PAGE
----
The Temptation (and the perils) of Spamdex

Here are 10 warning signs that your “SEO Expert” is about to damage search visibility for your website — or worse.

First, full disclosure – I am a recovered spamdexer – and once on Google’s short list of targets for blacklisting. Second, I coined the phrase spamdexing during a phone call in 2005, accidentally conflating the word “spam” and “indexing.” It stuck with me, and now everyone uses it because it is very descriptive. Spamdexing is what you do when you deploy search engine tactics designed to manipulate search results ranking. Back in 1997-99, spamdexing usually involved generating reams of garbage content to boost the simple search engines that we had back then.

As for me, I tried just about any form of black-hat SEO I could conjure up and sneak into a website. And I was pretty successful—for a while. This website once ranked in the top 100,000 in the Alexa ranking schema. But that was back in 1999. I’ve long since reformed—focused now on other activities that I have found more productive.

Another disclosure: this domain——is hampered by my past sins. There are too many “bad links” in the link list to allow it to rise to its full potential. At last count, there are 1,700 bad domains associated. It’ll take a while (and some investment) before I can sort and “disavow” all of them. Lately, I’ve been busy with other things, so it looks like Google, Bing, and Yahoo will keep poor old Heavypen in the basement. And yet, I’m still in business and still generating about one new prospect per week—which goes to show you that websites have long since ceased to function as ‘destinations’ for business. But I digress.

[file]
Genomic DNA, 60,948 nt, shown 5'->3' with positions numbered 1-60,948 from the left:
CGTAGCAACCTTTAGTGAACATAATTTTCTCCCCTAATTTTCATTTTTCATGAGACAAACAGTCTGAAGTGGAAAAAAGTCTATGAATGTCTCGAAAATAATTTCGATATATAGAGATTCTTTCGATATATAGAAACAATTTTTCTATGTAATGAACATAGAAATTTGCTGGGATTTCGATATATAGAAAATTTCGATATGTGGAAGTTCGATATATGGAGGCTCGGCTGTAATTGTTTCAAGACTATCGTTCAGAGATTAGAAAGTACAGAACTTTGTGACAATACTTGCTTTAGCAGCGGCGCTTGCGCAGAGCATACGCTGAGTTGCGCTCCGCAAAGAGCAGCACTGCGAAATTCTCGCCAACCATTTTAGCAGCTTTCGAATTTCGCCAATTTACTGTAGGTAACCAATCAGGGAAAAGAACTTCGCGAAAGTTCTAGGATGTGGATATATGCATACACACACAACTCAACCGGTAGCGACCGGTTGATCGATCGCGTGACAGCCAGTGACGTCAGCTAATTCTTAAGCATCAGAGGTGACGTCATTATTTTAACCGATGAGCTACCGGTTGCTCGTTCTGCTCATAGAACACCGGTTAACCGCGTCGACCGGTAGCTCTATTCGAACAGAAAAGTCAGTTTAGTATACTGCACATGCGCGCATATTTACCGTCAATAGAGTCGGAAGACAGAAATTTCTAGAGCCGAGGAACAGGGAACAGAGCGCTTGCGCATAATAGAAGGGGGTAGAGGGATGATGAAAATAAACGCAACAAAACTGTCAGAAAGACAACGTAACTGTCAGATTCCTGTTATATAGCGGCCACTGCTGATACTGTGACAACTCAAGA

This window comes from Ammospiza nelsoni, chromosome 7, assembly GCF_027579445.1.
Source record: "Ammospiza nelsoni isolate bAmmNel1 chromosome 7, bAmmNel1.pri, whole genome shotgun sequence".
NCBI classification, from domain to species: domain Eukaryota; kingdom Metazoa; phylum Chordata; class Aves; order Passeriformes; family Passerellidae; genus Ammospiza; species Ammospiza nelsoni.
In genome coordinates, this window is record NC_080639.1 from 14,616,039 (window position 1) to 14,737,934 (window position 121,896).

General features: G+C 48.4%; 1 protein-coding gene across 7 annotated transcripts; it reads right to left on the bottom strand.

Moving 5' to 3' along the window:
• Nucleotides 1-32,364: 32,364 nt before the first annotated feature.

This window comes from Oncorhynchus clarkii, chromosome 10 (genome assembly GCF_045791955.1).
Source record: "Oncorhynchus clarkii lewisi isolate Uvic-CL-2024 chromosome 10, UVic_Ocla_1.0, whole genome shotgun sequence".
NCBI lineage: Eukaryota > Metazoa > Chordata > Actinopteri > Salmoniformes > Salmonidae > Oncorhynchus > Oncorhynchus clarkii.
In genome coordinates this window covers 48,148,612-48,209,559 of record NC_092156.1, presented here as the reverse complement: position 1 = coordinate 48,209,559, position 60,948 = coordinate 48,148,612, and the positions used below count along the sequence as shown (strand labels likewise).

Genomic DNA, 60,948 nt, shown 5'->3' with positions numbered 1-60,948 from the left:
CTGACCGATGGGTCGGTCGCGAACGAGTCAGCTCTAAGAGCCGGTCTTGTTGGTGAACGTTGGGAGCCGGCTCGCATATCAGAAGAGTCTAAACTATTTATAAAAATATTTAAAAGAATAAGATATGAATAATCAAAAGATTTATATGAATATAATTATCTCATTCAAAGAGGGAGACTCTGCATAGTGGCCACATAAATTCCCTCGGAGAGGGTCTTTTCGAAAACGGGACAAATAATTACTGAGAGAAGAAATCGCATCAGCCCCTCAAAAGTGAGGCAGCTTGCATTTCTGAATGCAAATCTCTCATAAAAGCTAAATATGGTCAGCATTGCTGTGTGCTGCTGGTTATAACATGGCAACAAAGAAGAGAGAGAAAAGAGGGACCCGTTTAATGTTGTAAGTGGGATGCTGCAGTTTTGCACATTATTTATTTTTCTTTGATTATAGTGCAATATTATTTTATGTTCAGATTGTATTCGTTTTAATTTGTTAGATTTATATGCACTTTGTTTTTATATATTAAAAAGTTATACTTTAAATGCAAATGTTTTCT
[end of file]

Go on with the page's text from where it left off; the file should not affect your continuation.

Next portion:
The fact is, spamdexers are growing fewer in number largely because the algorithms have gotten better at tamping down the loopholes. With so many other safe alternatives, there’s really no upside to spam. Those who continue to spam the net have been forewarned. Here’s a short list of old spam tricks—from a former expert. Worry if you hear your SEO “expert” mention any of these well-known tactics:

  1. Invisible keywords – in graphics, tags, and links (very old method).
  2. Link farming – another oldie. Pages that point to a variety of unrelated sites.
  3. Link networking – massive linking between unrelated sites using keywords to simulate relevance.
  4. Link referencing – links to massive sites like Wikipedia as references. Not so bad, still allowed, but there’s a way to do it right.
  5. Ghost linking – hidden reciprocal links to link farms on each page of the site. Definitely a “get you banned” tactic.
  6. Keyword stacks – dozens of keywords ‘stacked’ on the lead paragraphs on multiple pages. Includes excessive use of metatagging. This is pure, unadulterated spamdexing that probably will not get you banned, but any page with this feature will likely get delisted.
  7. Auto-generated keyword pages – keywords focused on one ‘targeted’ landing page with junk unrelated text content and a bajillion links to other similar pages. Again, this won’t get you banned, but… WHY?
  8. Duplicated location pages – e.g., for location pages; adding city names to page titles, headlines, and text.
  9. Article “spinning” – one article with dozens of iterations – shocking how many people (and corporations) still think that this works.
  10. Mass article submission schemes – usually associated with spammy backlink and guest posting schemes to social media and fake blogger pages. This tactic actually works, to a degree. But, come on, spamdex is spamdex. Googlebot will sniff this out and you’ll be sad.

This list is by no means all there is in the word that is spamdex. Per my earlier admission – I used some of these tactics myself going as far back as 1997 when Heavypen first launched and through 2002. As I noted, some spammy tactics still work very well. But I’m a living testament that all of them will (eventually) stop working. The question is – outside of pay-per-click advertising, how else can you get into the face of your audience.